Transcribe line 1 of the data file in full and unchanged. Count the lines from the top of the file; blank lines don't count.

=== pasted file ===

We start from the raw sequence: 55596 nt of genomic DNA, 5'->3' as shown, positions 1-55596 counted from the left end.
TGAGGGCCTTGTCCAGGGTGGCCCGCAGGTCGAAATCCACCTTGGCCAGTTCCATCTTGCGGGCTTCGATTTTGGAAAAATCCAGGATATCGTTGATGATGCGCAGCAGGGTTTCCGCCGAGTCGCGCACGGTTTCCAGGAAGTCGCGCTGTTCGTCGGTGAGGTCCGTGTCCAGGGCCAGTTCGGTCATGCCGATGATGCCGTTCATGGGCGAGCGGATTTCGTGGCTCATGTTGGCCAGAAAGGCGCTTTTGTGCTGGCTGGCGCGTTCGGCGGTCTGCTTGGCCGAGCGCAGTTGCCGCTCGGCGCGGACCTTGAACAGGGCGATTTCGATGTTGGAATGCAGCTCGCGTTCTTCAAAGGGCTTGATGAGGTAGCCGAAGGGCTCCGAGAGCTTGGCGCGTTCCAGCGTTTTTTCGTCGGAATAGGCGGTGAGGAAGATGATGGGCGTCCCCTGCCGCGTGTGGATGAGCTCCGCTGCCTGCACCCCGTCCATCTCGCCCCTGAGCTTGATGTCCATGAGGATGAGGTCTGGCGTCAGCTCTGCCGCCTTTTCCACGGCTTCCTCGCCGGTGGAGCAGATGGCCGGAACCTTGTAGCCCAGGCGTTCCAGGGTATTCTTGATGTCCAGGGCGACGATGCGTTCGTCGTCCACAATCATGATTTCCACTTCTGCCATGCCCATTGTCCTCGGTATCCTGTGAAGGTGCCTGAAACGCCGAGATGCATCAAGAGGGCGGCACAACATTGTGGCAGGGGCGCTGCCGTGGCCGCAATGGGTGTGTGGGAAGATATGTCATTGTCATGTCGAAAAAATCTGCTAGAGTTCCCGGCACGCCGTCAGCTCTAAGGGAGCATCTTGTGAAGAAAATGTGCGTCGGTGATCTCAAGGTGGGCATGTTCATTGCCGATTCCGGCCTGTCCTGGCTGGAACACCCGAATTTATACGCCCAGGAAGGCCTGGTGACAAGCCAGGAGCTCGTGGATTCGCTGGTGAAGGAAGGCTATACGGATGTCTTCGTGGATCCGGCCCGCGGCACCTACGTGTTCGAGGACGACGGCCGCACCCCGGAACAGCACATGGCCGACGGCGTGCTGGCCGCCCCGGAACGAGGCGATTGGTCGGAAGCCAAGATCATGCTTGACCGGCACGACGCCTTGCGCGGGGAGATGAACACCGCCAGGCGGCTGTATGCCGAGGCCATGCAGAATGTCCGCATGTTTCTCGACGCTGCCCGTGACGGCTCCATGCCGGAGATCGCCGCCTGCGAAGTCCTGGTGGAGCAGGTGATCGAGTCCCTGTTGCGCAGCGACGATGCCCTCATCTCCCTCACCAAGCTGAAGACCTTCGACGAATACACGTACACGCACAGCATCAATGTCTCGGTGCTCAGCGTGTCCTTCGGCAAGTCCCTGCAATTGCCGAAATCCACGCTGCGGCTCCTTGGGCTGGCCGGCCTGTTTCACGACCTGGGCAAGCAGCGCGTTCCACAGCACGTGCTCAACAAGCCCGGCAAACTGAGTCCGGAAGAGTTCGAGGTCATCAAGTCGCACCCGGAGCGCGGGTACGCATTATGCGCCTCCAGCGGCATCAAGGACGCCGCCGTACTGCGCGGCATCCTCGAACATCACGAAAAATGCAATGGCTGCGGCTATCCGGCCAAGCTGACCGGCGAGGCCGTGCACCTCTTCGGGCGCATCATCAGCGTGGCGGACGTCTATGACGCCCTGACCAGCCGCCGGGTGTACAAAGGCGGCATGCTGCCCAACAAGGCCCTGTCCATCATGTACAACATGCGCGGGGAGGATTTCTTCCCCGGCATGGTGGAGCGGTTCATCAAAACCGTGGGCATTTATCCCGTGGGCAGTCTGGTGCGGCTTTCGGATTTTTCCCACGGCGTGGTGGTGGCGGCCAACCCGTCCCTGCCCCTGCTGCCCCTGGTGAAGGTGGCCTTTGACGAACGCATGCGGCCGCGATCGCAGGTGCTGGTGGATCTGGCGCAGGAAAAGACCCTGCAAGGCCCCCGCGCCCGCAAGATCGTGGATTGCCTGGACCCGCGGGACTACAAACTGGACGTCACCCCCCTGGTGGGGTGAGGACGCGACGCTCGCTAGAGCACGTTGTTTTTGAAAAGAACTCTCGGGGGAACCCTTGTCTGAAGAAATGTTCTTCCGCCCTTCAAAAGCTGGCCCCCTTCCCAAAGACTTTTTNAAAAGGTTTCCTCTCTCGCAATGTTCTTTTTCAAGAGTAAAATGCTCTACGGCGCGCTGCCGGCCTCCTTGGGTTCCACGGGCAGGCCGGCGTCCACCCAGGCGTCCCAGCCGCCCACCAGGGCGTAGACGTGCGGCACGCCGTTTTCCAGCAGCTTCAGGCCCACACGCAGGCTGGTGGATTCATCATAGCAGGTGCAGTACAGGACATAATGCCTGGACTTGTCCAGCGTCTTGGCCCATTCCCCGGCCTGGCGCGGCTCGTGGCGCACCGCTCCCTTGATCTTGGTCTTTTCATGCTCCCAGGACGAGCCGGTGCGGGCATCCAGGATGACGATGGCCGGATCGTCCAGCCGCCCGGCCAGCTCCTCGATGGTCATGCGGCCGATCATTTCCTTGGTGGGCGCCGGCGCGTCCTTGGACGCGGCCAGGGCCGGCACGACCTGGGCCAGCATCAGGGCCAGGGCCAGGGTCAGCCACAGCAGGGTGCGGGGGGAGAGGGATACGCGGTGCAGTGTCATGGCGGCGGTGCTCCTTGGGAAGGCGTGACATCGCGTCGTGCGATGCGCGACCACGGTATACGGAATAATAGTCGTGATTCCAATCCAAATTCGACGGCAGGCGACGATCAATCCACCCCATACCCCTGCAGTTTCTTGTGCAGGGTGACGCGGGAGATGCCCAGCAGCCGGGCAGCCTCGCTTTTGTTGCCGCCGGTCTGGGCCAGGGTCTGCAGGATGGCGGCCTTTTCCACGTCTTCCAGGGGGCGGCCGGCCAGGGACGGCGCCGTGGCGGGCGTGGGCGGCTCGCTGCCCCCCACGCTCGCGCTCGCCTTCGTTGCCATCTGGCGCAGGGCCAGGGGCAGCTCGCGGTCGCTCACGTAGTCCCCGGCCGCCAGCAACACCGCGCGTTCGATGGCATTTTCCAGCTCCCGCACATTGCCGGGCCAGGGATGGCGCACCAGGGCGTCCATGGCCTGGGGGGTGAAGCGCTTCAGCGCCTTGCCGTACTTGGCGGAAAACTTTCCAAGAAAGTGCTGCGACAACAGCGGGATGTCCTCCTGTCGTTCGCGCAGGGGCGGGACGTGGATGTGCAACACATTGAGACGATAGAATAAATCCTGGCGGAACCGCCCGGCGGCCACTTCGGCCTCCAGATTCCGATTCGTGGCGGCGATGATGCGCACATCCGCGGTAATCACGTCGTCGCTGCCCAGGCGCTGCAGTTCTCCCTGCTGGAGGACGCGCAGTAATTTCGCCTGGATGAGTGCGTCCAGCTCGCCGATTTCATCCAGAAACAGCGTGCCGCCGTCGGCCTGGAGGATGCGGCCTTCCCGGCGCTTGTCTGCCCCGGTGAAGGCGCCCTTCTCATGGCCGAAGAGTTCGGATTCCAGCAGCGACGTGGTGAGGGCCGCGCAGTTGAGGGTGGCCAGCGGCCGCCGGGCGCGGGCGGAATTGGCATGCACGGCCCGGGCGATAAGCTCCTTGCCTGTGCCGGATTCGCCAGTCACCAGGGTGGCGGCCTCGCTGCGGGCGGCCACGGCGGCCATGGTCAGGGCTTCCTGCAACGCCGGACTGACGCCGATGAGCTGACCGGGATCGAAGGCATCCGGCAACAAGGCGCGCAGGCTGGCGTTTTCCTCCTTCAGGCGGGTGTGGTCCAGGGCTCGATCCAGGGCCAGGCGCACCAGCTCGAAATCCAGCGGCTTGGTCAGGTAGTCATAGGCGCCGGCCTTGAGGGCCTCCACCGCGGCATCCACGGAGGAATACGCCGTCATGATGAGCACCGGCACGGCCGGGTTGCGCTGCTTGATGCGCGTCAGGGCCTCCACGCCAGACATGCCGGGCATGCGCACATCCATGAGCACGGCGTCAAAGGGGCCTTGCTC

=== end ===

We start from the raw sequence: 55596 nt of genomic DNA, 5'->3' as shown, positions 1-55596 counted from the left end.